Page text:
A fresh cherry is lovely, but does not last very long. We used to eat pound after pound of fresh cherries every day when they were in season when I was a kid in California, but the harvests never seem to finish.

If you don’t live in Vermont, you can grow “pie cherries,” or “tart cherries” which are full of cherry taste. They’re quite tart when eaten by hand, as their name suggests.

They’re great for preserving, and can also make a fantastic cherry wine.

EXTRACTING CHERRY JUICE FOR WINE

I usually leave the juicing business to sugar, when producing fruit wine. Simply muddle all the sugar alongside the fruit – this will allow the juice to naturally flow out.

This method was utilized to make strawberry and peach wine this past year. The same approach would work perfectly with cherries.

To begin, use a potato masher to mash the fruit and sugar together (regardless of whether it is whole or pitted). For opening the cherries’ skins up, make sure it’s well mashed. (Avoid using food processors, as that could damage the pits, resulting in a bitter-tasting wine).

Allow at least 24 hours for the maceration of the fruit inside the sugar, before straining through cheesecloth or a cherry bag.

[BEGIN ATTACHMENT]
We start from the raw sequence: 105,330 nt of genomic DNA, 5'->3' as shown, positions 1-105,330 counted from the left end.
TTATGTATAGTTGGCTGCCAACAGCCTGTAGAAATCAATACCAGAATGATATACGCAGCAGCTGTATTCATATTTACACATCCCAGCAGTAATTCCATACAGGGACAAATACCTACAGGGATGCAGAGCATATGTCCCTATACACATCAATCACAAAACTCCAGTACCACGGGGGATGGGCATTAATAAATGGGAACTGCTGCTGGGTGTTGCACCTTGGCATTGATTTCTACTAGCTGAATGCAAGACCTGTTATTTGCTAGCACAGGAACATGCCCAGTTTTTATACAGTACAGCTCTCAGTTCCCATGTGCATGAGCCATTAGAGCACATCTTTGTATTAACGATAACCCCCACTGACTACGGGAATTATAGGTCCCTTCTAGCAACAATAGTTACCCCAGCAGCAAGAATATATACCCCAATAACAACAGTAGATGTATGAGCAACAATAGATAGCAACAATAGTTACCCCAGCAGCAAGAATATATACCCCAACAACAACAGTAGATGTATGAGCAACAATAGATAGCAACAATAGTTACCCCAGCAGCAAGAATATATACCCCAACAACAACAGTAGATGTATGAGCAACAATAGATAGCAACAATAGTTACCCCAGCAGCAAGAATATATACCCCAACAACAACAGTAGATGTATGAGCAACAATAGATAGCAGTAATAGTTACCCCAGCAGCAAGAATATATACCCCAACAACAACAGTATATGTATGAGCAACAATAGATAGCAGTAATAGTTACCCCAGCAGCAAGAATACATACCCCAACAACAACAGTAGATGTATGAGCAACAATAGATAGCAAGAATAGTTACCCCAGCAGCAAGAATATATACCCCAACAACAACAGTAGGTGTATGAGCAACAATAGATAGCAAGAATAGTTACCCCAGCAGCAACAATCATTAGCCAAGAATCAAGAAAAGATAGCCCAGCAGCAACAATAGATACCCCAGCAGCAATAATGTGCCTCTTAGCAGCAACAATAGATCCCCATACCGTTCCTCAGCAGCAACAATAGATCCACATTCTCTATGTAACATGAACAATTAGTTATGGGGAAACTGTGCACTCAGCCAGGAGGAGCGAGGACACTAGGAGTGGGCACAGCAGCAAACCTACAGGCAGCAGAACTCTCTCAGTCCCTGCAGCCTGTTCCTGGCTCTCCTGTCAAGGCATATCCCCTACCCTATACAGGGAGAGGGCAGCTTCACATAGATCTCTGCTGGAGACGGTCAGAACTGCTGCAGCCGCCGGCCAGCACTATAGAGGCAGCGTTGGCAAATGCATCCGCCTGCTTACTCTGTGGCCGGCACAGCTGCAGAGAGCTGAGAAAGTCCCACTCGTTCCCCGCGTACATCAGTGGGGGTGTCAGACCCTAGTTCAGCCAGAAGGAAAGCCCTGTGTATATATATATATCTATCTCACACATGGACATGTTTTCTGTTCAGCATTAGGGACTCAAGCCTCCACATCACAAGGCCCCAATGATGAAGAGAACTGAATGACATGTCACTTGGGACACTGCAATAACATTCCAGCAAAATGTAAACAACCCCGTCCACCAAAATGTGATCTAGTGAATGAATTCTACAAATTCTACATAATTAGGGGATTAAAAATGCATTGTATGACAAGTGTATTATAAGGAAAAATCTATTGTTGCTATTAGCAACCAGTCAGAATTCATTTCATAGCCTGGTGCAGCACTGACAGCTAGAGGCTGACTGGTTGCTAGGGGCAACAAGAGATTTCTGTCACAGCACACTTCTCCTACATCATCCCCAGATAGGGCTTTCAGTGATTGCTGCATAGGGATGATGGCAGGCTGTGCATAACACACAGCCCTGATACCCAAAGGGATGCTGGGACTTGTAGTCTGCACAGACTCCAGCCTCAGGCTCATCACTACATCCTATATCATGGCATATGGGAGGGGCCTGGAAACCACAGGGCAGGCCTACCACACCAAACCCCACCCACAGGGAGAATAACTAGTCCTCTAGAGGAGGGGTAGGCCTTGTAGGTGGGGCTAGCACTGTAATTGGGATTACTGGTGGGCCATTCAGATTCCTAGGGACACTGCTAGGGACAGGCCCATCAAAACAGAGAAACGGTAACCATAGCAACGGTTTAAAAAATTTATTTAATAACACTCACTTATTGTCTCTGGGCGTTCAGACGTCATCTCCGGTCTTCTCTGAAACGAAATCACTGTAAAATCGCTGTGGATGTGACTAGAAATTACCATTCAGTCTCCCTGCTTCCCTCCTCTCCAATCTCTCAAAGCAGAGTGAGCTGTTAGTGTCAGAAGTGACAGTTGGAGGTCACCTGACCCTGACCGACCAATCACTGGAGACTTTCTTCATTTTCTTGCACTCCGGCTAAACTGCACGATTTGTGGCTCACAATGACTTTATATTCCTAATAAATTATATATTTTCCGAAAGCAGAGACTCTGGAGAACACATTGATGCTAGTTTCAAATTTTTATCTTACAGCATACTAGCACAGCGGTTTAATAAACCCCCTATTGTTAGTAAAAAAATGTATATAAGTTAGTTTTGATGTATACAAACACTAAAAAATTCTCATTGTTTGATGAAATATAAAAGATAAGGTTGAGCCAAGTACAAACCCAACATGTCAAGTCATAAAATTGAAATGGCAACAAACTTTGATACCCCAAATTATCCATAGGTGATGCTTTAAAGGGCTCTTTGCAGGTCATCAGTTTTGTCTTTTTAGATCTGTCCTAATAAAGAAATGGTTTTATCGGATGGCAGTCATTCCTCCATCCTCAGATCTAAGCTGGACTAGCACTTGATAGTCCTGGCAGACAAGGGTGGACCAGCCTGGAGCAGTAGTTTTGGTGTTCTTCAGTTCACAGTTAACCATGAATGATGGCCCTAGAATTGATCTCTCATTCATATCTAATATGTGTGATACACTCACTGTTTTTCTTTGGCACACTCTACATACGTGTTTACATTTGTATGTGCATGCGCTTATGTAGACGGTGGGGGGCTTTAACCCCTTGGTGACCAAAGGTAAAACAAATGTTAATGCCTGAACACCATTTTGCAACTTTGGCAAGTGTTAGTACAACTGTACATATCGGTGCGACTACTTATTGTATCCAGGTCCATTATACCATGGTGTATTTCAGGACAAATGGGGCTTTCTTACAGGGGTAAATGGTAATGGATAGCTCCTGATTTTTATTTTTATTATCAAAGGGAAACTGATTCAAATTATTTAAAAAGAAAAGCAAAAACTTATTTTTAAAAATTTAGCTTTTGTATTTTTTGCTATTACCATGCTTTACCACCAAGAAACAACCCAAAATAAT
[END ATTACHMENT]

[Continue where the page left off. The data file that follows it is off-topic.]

Alternatively, if the fruit has been pitted, simply throw the sugar and fruit in a fermentation bucket and pull off the primary fermentation.

This time, however, I’d recently purchased a steam-juicer for the production of the large volumes of black-currant jelly that we prepare every year. Shortly later, the cherries became ready, so I went ahead and used the juicer to prepare the juice.

In the juicer, I put cherries weighing precisely 10 pounds.

The cherries totally released the juices after around 90 minutes of gradual boiling. I was able to extract the juice and, thanks to the draw-off tube, I did not have to use a cheesecloth or perform straining.

Those 10 pounds allowed me to extract a complete gallon worth of cherry juice. Let me mention that cherry wine will not usually require that many cherries.

Note that, since cherries do not contain the kind of sugar present in wine grapes, you will have to add a bit of sugar by yourself.

In addition, cherries have a poor balance of acid and tannins, and you need that balance to prepare a wine that is well-rounded. For this reason, you should throw in some acid blend and tannin powder.

The Amount Of Fruit Required for Cherry Wine:

At the start, I removed a quart out of the whole juice, and put that aside for the preparation of cherry jelly. Hence, I now had 3-quarts cherry juice remaining.

At this point, I will be assuming that you do not have any interest in preparing cherry jelly. If so, you can start off with around 6-9 pounds of cherry. Although a lot of recipes begin with just 5 pounds, this will depend upon how strong your cherries are flavored.

Black cherries, for instance, are much more intense and ‘wine-y’. Tart cherries, on the other hand, have plenty of water.

So, if you are using tart cherries, you should go with 6-9 pounds. With black cherries, you should be fine with around 5-6 lbs.

More:  Pie cherries | Cherries for jamCherries for black forest cake